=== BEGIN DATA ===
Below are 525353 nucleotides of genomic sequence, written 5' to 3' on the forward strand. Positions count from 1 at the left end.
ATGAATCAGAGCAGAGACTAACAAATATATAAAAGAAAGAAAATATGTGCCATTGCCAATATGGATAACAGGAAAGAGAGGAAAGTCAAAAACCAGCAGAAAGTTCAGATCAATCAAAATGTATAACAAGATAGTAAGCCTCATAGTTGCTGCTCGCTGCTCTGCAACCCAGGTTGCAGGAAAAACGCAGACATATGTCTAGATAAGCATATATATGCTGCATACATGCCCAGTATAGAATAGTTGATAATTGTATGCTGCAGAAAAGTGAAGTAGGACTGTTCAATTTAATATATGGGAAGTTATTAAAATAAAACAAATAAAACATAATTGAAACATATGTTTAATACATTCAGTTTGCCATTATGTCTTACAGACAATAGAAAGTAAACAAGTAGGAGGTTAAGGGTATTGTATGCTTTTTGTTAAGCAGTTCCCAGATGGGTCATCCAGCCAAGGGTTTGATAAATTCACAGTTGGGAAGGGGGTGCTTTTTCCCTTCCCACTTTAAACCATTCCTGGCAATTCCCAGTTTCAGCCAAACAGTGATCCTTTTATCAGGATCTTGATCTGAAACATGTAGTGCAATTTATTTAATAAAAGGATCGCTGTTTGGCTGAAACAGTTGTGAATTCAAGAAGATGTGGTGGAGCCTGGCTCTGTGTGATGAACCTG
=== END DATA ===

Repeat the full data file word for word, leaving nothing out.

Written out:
Below are 525353 nucleotides of genomic sequence, written 5' to 3' on the forward strand. Positions count from 1 at the left end.
ATGAATCAGAGCAGAGACTAACAAATATATAAAAGAAAGAAAATATGTGCCATTGCCAATATGGATAACAGGAAAGAGAGGAAAGTCAAAAACCAGCAGAAAGTTCAGATCAATCAAAATGTATAACAAGATAGTAAGCCTCATAGTTGCTGCTCGCTGCTCTGCAACCCAGGTTGCAGGAAAAACGCAGACATATGTCTAGATAAGCATATATATGCTGCATACATGCCCAGTATAGAATAGTTGATAATTGTATGCTGCAGAAAAGTGAAGTAGGACTGTTCAATTTAATATATGGGAAGTTATTAAAATAAAACAAATAAAACATAATTGAAACATATGTTTAATACATTCAGTTTGCCATTATGTCTTACAGACAATAGAAAGTAAACAAGTAGGAGGTTAAGGGTATTGTATGCTTTTTGTTAAGCAGTTCCCAGATGGGTCATCCAGCCAAGGGTTTGATAAATTCACAGTTGGGAAGGGGGTGCTTTTTCCCTTCCCACTTTAAACCATTCCTGGCAATTCCCAGTTTCAGCCAAACAGTGATCCTTTTATCAGGATCTTGATCTGAAACATGTAGTGCAATTTATTTAATAAAAGGATCGCTGTTTGGCTGAAACAGTTGTGAATTCAAGAAGATGTGGTGGAGCCTGGCTCTGTGTGATGAACCTG